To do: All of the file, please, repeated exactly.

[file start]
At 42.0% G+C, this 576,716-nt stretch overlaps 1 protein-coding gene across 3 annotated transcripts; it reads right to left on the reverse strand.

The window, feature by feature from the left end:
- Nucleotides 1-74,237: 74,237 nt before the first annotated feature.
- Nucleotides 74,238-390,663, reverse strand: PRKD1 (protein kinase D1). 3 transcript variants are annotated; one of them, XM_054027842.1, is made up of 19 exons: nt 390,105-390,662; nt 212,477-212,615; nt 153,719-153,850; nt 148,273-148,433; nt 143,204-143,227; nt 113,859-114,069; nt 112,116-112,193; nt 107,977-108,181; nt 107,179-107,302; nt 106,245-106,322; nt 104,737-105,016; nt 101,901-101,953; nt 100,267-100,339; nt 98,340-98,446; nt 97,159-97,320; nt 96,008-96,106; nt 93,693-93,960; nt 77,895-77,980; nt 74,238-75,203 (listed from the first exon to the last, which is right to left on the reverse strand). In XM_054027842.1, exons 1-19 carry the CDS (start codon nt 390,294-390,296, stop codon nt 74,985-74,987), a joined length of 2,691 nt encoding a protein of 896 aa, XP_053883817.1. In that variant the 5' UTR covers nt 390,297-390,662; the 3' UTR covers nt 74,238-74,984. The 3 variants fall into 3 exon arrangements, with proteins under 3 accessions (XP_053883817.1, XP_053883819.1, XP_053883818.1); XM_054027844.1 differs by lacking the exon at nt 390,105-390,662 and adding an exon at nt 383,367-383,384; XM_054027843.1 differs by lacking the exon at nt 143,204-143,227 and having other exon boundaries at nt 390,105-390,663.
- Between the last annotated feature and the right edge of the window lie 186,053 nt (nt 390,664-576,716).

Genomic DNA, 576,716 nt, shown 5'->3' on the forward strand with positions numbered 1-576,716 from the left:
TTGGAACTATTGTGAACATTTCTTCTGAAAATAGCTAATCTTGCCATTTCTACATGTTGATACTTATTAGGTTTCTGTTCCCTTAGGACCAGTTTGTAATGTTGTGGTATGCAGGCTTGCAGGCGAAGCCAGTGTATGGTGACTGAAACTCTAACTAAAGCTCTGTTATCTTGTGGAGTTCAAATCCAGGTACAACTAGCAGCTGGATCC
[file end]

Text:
At 42.0% G+C, this 576,716-nt stretch overlaps 1 protein-coding gene across 3 annotated transcripts; it reads right to left on the reverse strand.

The window, feature by feature from the left end:
- Nucleotides 1-74,237: 74,237 nt before the first annotated feature.
- Nucleotides 74,238-390,663, reverse strand: PRKD1 (protein kinase D1). 3 transcript variants are annotated; one of them, XM_054027842.1, is made up of 19 exons: nt 390,105-390,662; nt 212,477-212,615; nt 153,719-153,850; nt 148,273-148,433; nt 143,204-143,227; nt 113,859-114,069; nt 112,116-112,193; nt 107,977-108,181; nt 107,179-107,302; nt 106,245-106,322; nt 104,737-105,016; nt 101,901-101,953; nt 100,267-100,339; nt 98,340-98,446; nt 97,159-97,320; nt 96,008-96,106; nt 93,693-93,960; nt 77,895-77,980; nt 74,238-75,203 (listed from the first exon to the last, which is right to left on the reverse strand). In XM_054027842.1, exons 1-19 carry the CDS (start codon nt 390,294-390,296, stop codon nt 74,985-74,987), a joined length of 2,691 nt encoding a protein of 896 aa, XP_053883817.1. In that variant the 5' UTR covers nt 390,297-390,662; the 3' UTR covers nt 74,238-74,984. The 3 variants fall into 3 exon arrangements, with proteins under 3 accessions (XP_053883817.1, XP_053883819.1, XP_053883818.1); XM_054027844.1 differs by lacking the exon at nt 390,105-390,662 and adding an exon at nt 383,367-383,384; XM_054027843.1 differs by lacking the exon at nt 143,204-143,227 and having other exon boundaries at nt 390,105-390,663.
- Between the last annotated feature and the right edge of the window lie 186,053 nt (nt 390,664-576,716).

Genomic DNA, 576,716 nt, shown 5'->3' on the forward strand with positions numbered 1-576,716 from the left:
TTGGAACTATTGTGAACATTTCTTCTGAAAATAGCTAATCTTGCCATTTCTACATGTTGATACTTATTAGGTTTCTGTTCCCTTAGGACCAGTTTGTAATGTTGTGGTATGCAGGCTTGCAGGCGAAGCCAGTGTATGGTGACTGAAACTCTAACTAAAGCTCTGTTATCTTGTGGAGTTCAAATCCAGGTACAACTAGCAGCTGGATCC